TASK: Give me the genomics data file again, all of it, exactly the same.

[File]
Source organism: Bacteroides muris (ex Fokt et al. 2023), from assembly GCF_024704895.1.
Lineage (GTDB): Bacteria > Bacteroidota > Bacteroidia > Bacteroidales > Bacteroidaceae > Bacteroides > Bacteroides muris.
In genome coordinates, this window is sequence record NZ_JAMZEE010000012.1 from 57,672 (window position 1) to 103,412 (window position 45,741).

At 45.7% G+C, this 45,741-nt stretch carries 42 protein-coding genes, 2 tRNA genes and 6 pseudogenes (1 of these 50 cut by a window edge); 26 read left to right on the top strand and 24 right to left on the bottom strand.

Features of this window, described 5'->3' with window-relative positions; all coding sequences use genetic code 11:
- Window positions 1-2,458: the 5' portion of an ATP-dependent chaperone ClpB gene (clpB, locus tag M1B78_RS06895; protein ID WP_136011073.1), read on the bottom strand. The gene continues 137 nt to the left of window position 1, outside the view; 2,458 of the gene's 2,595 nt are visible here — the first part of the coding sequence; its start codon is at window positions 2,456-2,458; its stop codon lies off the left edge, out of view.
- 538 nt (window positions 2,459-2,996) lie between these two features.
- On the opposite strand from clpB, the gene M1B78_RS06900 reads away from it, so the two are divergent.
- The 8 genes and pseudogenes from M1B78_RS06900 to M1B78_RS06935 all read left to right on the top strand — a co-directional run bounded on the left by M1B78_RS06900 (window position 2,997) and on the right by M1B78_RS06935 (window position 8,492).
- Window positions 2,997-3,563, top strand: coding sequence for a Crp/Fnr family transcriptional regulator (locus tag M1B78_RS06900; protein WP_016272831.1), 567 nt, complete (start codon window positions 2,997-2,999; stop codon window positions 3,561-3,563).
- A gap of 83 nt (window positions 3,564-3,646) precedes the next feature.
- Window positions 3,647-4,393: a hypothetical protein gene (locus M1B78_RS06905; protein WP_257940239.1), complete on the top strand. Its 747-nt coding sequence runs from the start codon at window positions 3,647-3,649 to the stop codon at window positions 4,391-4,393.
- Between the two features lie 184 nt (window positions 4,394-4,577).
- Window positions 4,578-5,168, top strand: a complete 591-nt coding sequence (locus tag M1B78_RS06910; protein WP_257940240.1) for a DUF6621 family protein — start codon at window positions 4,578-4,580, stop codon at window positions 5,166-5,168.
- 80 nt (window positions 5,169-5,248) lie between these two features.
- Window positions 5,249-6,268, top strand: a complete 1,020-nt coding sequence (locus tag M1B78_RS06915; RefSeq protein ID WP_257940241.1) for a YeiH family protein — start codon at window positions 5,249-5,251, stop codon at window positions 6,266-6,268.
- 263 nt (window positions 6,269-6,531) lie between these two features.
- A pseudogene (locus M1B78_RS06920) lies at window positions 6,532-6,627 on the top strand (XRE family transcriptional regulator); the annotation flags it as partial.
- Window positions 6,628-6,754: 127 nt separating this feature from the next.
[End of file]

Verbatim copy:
Source organism: Bacteroides muris (ex Fokt et al. 2023), from assembly GCF_024704895.1.
Lineage (GTDB): Bacteria > Bacteroidota > Bacteroidia > Bacteroidales > Bacteroidaceae > Bacteroides > Bacteroides muris.
In genome coordinates, this window is sequence record NZ_JAMZEE010000012.1 from 57,672 (window position 1) to 103,412 (window position 45,741).

At 45.7% G+C, this 45,741-nt stretch carries 42 protein-coding genes, 2 tRNA genes and 6 pseudogenes (1 of these 50 cut by a window edge); 26 read left to right on the top strand and 24 right to left on the bottom strand.

Features of this window, described 5'->3' with window-relative positions; all coding sequences use genetic code 11:
- Window positions 1-2,458: the 5' portion of an ATP-dependent chaperone ClpB gene (clpB, locus tag M1B78_RS06895; protein ID WP_136011073.1), read on the bottom strand. The gene continues 137 nt to the left of window position 1, outside the view; 2,458 of the gene's 2,595 nt are visible here — the first part of the coding sequence; its start codon is at window positions 2,456-2,458; its stop codon lies off the left edge, out of view.
- 538 nt (window positions 2,459-2,996) lie between these two features.
- On the opposite strand from clpB, the gene M1B78_RS06900 reads away from it, so the two are divergent.
- The 8 genes and pseudogenes from M1B78_RS06900 to M1B78_RS06935 all read left to right on the top strand — a co-directional run bounded on the left by M1B78_RS06900 (window position 2,997) and on the right by M1B78_RS06935 (window position 8,492).
- Window positions 2,997-3,563, top strand: coding sequence for a Crp/Fnr family transcriptional regulator (locus tag M1B78_RS06900; protein WP_016272831.1), 567 nt, complete (start codon window positions 2,997-2,999; stop codon window positions 3,561-3,563).
- A gap of 83 nt (window positions 3,564-3,646) precedes the next feature.
- Window positions 3,647-4,393: a hypothetical protein gene (locus M1B78_RS06905; protein WP_257940239.1), complete on the top strand. Its 747-nt coding sequence runs from the start codon at window positions 3,647-3,649 to the stop codon at window positions 4,391-4,393.
- Between the two features lie 184 nt (window positions 4,394-4,577).
- Window positions 4,578-5,168, top strand: a complete 591-nt coding sequence (locus tag M1B78_RS06910; protein WP_257940240.1) for a DUF6621 family protein — start codon at window positions 4,578-4,580, stop codon at window positions 5,166-5,168.
- 80 nt (window positions 5,169-5,248) lie between these two features.
- Window positions 5,249-6,268, top strand: a complete 1,020-nt coding sequence (locus tag M1B78_RS06915; RefSeq protein ID WP_257940241.1) for a YeiH family protein — start codon at window positions 5,249-5,251, stop codon at window positions 6,266-6,268.
- 263 nt (window positions 6,269-6,531) lie between these two features.
- A pseudogene (locus M1B78_RS06920) lies at window positions 6,532-6,627 on the top strand (XRE family transcriptional regulator); the annotation flags it as partial.
- Window positions 6,628-6,754: 127 nt separating this feature from the next.